Ames Supply

Ames Supply
I’ve been doing business with Ames Supply of Lisle (formerly of Downer’s Grove), Illinois, for 20 years. No more. Unlike many decisions like this, it took only one lousy customer experience to bring me to this point—but it was a doozy.

(This actually took place some time ago, but I was reminded to write about it when I ordered additional tools from someone else yesterday.)

In July 2011 I placed an order to replace some tools that had been stolen. Ames immediately shipped most of the individual items on the order, but backordered the big items: a vacuum and a toolkit. When I ordered, all these items were showing available on their website; when I called, I was told the vacuum was a week-and-a-half out and the toolkit was backordered for two to three weeks.

Six weeks later I received the vacuum and case and a magnetic pickup that was also backordered. The toolkit, which was my primary need, was still backordered, and Ames could not give an ETA for its delivery. This was doubly frustrating, since I knew that—with the exception of their company-branded screwdrivers—all of those tools were off-the-shelf items from other companies.

I continued to make do while waiting for my tools, but by the end of 2011 I still had not received my toolkit. I made several telephone calls, but no further information was forthcoming from Ames. My phone message for the president was unanswered.

On January 7, 2011, I received a phone call from my sales rep (Betty), asking if I still wanted the order: “For some reason it kinda got stuck in the computer and never got shipped.” **What?* But, yes, I still wanted the order. And, no, she couldn’t tell me when the kit would be shipped.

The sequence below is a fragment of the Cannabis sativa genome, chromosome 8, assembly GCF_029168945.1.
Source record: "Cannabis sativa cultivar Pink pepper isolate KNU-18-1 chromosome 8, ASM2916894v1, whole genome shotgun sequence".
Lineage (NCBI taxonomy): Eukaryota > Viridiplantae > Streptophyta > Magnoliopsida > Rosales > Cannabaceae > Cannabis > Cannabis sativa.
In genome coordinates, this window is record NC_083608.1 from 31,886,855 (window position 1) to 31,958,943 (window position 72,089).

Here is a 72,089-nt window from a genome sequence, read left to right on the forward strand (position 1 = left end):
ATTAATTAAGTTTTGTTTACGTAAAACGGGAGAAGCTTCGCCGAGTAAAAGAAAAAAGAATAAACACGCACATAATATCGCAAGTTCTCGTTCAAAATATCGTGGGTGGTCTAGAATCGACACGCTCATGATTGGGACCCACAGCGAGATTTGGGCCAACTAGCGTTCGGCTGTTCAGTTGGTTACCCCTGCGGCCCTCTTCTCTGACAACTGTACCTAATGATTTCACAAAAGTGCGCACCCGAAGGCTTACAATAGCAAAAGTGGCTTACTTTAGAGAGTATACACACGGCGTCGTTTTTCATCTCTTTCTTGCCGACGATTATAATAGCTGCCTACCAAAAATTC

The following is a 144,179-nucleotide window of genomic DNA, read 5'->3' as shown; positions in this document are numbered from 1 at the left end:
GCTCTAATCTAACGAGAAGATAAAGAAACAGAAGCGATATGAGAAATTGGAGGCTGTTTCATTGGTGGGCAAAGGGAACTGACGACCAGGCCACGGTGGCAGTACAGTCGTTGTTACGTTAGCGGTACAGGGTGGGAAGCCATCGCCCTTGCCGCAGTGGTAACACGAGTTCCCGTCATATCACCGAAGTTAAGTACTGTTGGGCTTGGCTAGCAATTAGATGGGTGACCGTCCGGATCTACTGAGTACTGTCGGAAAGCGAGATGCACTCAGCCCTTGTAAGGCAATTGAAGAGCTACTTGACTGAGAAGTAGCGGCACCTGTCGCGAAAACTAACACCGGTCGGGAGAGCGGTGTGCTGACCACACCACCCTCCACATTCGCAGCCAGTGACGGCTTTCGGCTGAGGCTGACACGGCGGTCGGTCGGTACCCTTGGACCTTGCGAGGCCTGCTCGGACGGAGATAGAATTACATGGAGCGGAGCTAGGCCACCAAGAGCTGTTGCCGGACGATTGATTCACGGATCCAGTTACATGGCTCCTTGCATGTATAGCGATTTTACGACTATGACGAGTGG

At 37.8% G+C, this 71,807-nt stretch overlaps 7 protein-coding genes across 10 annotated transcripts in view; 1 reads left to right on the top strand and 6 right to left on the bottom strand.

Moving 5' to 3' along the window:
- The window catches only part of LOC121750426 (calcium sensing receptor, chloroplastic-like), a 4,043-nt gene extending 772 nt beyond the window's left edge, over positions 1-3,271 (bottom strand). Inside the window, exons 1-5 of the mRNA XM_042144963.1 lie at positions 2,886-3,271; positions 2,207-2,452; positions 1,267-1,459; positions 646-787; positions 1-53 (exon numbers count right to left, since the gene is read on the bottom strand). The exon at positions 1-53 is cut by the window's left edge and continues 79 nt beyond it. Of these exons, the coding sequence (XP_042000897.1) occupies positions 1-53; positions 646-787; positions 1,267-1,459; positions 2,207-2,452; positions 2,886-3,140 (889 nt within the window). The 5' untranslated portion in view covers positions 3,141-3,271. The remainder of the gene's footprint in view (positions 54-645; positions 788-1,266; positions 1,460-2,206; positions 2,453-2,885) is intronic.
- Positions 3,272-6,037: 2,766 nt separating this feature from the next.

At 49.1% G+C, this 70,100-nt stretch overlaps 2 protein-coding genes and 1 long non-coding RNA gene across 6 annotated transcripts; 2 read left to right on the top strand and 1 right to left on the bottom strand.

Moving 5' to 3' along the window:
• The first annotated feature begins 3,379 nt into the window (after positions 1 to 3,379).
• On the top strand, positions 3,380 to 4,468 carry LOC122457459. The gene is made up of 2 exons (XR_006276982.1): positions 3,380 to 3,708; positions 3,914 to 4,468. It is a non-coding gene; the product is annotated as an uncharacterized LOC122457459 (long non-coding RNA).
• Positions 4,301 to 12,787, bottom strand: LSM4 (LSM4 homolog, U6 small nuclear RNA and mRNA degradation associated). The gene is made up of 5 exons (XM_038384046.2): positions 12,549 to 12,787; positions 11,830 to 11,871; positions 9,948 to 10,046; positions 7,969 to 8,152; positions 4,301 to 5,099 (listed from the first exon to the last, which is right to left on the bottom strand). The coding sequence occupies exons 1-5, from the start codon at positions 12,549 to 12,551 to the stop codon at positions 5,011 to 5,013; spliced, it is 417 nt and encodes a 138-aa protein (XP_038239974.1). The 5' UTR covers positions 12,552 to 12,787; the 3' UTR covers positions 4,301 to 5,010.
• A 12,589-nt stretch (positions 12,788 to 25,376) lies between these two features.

The toolkit ended up being delivered the last week of February, minus two items that were shipped the first week of April—nearly nine months after I placed the order. But that wasn’t the end of this fiasco.

Ames shipped me not the JIS screwdrivers that I ordered, but Phillips screwdrivers. When I called them on this they told me that the JIS drivers were no longer available. However, the Phillips drivers would “work just fine”—they checked with another one of their customers. Um, no they won’t—and as a company that specializes in supporting the copier tech trade they should know that. Using a Phillips screwdriver on JIS (Japanese Industrial Standard) screws, which are found on most office equipment manufactured in Japan, will greatly increase the incidence of cam out (stripping the screw head).

Like I said: a doozy.

Update (12/8/2012): Jim Chitty tells me that Ames is now out of business. I’m not surprised.